The layout is very clever, with a narrow walkway separating the "living area" up front with this little kitchenette. Pop the manual roof, which operates a little clumsily on gas struts, and users are able to stand up to cook or clean.

This clever configuration also maximises cupboard space, with a large pantry to the right that is also able to double-up as a wardrobe for hanging clothes. There are numerous drawers, as well as various nooks and crannies to stow everything from cutlery and crockery to larger camping essentials, such as pillows and sleeping bags.

The Gear LoopFord Transit Custom Nugget review photo 8

There’s also a cavernous storage hole behind the sliding rear bench that houses the previously mentioned table, as well as foldable chairs for outside. The tailgate ingeniously houses a folding table for a full-on eu naturel picnic experience.

Our test model also came fitted with a side awning that wound in and out via a rod that was stashed under the rear bench. In here, we were also treated to an extra long electrical hook-up cable and hoses for pumping freshwater into the onboard tank.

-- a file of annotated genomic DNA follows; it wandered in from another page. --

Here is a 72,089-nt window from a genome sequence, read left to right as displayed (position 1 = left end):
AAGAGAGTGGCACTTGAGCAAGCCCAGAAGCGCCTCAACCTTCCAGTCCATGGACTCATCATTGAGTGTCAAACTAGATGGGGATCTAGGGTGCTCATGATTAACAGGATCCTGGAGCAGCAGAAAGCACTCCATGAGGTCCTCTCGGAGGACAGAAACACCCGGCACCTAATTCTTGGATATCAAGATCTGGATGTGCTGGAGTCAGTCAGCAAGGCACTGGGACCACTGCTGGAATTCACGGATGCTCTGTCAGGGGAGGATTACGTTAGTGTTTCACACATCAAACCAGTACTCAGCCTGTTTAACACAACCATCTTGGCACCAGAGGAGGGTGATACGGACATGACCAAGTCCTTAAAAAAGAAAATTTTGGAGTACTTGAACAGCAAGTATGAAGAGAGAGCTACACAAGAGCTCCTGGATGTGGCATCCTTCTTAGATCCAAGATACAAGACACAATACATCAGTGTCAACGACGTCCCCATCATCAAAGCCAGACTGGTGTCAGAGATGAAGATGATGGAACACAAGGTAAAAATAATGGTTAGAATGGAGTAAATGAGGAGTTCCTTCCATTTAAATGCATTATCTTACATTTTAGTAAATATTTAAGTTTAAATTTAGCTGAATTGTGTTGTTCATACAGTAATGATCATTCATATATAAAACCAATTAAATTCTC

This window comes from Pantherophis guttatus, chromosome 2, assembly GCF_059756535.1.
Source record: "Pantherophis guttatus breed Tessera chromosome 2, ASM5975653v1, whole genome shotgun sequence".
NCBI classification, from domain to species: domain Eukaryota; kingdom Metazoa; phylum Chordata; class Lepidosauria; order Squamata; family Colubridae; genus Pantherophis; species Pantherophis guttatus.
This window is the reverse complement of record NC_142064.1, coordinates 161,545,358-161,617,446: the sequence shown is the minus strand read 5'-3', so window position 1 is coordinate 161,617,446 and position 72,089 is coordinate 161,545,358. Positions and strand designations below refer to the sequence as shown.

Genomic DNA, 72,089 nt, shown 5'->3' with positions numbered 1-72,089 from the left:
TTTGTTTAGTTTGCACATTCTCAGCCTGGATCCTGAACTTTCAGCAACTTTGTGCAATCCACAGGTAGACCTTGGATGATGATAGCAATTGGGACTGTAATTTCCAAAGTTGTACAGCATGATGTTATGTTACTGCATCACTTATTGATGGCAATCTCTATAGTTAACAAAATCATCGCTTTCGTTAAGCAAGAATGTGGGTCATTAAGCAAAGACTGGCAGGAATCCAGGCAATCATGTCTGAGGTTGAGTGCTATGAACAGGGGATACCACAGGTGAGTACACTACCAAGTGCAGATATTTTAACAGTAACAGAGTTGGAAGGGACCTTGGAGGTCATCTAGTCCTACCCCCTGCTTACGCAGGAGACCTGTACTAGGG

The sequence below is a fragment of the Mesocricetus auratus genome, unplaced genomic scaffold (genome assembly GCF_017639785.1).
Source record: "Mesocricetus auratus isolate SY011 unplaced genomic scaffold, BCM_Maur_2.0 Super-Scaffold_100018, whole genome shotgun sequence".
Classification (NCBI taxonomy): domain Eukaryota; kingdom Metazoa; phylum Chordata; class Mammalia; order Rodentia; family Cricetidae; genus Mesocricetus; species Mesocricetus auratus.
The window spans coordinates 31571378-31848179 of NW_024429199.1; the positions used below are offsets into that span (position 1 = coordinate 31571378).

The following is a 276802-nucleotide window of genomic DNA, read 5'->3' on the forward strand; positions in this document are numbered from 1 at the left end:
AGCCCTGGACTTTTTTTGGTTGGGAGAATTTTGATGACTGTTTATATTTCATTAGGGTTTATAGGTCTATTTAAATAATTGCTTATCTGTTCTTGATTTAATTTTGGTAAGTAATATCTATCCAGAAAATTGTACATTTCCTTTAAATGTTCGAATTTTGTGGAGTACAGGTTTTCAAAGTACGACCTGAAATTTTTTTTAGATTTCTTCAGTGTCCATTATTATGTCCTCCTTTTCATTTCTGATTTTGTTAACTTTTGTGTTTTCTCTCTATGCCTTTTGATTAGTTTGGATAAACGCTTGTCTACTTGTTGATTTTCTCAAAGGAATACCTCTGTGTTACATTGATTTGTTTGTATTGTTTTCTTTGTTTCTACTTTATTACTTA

Infotainment and technology

This is all fairly standard fare, with Ford’s long-serving Sync3 system providing the main infotainment to driver and front passenger. It boasts nav, although you’re more likely to plug your phone in to one of the numerous USB ports and make use of Android Auto or CarPlay.

The Gear LoopFord Transit Custom Nugget review photo 18

The sound system is good for a van, but this runs off the main electrical system, so too much reliance on this could lead to a flat battery. Thankfully, Ford and Westfalia have also installed a comprehensive leisure battery system.

A small module above the front occupant’s heads deals with the fridge, a diesel heating system and the electrics in general. Like most leisure battery systems, this will charge as you drive, but it also allows the owner to hook up to a campsite power source and run everything this way.